If you are a U.S. person and have one or more financial accounts outside the United States, you may be required to disclose these accounts to the government. You do this by filing the Foreign Bank Account Report, also known as FBAR.
Understanding the rules around this requirement is of extreme importance as failing to comply can subject you to hefty penalties.
What is FBAR?
The Bank Secrecy Act (BSA) instituted the Foreign Bank Account Report in an effort to combat tax evasion and other illegal activities involving foreign bank accounts. This provision requires U.S. persons to file FinCEN Form 114 if the value of foreign accounts exceeds a certain threshold during the calendar year.
Note that the FBAR is simply a disclosure form. You are not taxed on the reported account values.
Who Must File?
All U.S. persons that own or have a financial interest or signature authority over one or more foreign financial accounts must file an FBAR if the aggregate maximum value of the accounts exceeds $10,000 during the calendar year.
Pay special attention to the term “maximum aggregate value”. You have to calculate the maximum value of each foreign account and add them together. If the resulting value is greater than $10,000, you have a reporting requirement. This applies even if none of the accounts, individually, exceed $10,000.
In fact, you don’t even need to actually have more than $10,000 available in order to meet the requirement. Let’s assume you have two accounts, A and B:
Account A has $6,000 in it, and account B has $1,000. Sometime during the year, you transfer $5,000 from account A to account B. You end up with $1,000 in account A and $6,000 in account B. Now, the maximum value during the calendar year is $6,000 for both accounts. The aggregate maximum value is $12,000. You must file an FBAR even though you only actually have $6,000 available to you.
How do I Calculate the Maximum Account Value?
According to the Department of the Treasury, the maximum account value is “a reasonable approximation of the greatest value of currency or nonmonetary assets in the account during the calendar year“. You can use periodic statements to help you with this.
Use the following steps to determine the maximum value to be reported on the FBAR:
- Determine the maximum account value in the currency of the account;
- Convert value to U.S. dollars using the exchange rate of the last day of the calendar year;
- Round it up to the nearest dollar (for example, $5000.23 would become $5001);
- If the resulting value is a negative number, use $0.00 as the maximum value.
Use the Treasury Reporting Rates of Exchange to find the exchange rate of the last day of the calendar year. You can use other verifiable exchange rates if no official rate is available. In this case, you must provide the source of the rate used. For accounts denominated in U.S. dollars, it is not necessary to apply any currency conversion.
You must apply the steps above to each foreign account, individually. Then, sum the individual maximum values to calculate the aggregate maximum value.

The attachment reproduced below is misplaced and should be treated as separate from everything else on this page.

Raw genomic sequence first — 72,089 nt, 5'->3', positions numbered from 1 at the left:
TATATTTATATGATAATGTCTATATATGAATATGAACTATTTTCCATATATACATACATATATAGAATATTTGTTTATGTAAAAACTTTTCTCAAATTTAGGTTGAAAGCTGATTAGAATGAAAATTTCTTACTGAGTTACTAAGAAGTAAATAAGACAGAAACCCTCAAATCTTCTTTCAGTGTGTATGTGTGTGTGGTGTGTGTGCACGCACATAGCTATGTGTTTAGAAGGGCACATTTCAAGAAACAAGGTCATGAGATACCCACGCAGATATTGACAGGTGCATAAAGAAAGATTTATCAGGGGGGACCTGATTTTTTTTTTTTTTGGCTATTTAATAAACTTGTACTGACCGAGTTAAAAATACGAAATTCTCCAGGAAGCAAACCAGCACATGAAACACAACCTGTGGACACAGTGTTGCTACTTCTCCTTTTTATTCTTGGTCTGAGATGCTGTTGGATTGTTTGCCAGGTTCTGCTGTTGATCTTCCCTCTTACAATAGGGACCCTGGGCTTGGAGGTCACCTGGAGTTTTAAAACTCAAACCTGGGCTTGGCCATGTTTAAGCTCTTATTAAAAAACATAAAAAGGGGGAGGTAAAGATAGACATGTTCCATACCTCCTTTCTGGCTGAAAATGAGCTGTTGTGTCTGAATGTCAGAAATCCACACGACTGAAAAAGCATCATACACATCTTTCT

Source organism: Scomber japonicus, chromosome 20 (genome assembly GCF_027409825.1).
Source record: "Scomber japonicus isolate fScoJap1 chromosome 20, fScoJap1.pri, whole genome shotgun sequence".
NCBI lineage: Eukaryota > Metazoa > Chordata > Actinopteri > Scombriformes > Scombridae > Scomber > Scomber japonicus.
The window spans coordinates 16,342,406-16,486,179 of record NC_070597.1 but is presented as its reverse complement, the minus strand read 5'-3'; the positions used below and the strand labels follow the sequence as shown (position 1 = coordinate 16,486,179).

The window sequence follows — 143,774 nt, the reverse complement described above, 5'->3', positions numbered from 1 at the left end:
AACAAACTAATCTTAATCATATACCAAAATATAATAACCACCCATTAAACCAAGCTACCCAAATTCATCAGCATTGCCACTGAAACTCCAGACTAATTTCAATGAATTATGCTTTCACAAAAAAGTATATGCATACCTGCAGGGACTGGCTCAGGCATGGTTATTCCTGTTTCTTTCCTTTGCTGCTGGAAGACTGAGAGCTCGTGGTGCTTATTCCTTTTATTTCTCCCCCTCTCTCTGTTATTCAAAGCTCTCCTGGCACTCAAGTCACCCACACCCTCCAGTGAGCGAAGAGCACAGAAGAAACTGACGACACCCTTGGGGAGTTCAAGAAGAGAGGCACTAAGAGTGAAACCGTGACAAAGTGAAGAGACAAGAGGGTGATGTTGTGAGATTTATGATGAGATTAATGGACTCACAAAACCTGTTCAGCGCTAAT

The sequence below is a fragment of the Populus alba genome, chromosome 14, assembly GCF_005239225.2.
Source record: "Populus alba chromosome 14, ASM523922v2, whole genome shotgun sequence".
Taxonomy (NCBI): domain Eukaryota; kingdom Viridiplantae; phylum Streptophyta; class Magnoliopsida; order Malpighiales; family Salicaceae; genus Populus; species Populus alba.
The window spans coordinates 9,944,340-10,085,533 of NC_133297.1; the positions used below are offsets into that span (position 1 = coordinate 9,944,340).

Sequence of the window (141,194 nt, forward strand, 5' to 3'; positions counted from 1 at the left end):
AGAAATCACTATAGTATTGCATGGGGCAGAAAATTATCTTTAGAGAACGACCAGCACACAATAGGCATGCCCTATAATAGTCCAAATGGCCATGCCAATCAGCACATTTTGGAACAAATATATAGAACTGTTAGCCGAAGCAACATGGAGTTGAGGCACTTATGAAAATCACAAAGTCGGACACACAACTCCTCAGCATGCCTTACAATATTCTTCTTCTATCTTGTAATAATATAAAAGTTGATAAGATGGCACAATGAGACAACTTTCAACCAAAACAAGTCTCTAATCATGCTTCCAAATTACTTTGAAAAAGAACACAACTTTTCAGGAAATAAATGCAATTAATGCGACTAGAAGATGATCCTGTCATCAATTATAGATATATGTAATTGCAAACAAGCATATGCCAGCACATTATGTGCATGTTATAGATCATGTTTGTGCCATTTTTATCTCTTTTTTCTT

What Financial Accounts do I Have to Disclose?
The most obvious financial accounts that you must disclose are foreign bank accounts. However, the definition is much broader and includes the following:
- Checking and savings account;
- Brokerage account;
- Certificate of Deposit;
- Commodity futures or options account;
- Insurance policy with cash value, such as whole life insurance policy;
- Annuity policy with cash value;
- Shares in a mutual fund or similar pooled fund.
- Online gambling account;
- Crypto platforms;
- Online accounts such as PayPal.
Please note that the list above is not exhaustive. You must disclose all accounts, of any type, maintained with a foreign financial institution. Individual bonds, notes, and stock certificates held directly by the filer are not considered financial accounts. Therefore, you don’t have to disclose these.
Keep in mind that if you meet the reporting requirement, you must report ALL foreign accounts. Even those with a maximum value of $0.00.
What is a Foreign Financial Account?
In general, a financial account is considered a foreign financial account if it is maintained with a financial institution physically located outside of the United States, its territories, and possessions.
For example, an account held with a branch of a U.S. bank that’s physically located in Brazil is a foreign financial account. Conversely, an account held with a branch of a Brazilian bank that’s physically located in the U.S. is not a foreign financial account.
How do I file an FBAR?
The FinCEN Form 114 (FBAR) is separate from your tax return. You file it directly with the Department of the Treasury, not the IRS. The process is simple but you need to gather some information about your accounts, such as:
- Name of the financial institution;
- Account number, or other designation;
- Complete address of the financial institution;
- Maximum account value.
With the information in hand, visit the BSA E-Filing System and search for the File FBAR option. You can either use their online form or download a PDF file for you to complete offline. If you opt to use their online form, gather all necessary information before you start as you can’t save your progress and continue later.
Make sure to download a copy of the completed form as well as the submission confirmation page. You will need to keep these for your records.
Can I File Jointly With My Spouse?
In general, if two or more persons jointly own an account, each person must file an FBAR, individually. Each person must also report the entire value of such accounts.
However, spouses can jointly file a single FBAR if they meet the criteria below:
- ALL accounts the non-filing spouse is required to report on an FBAR are jointly owned with the filing spouse; and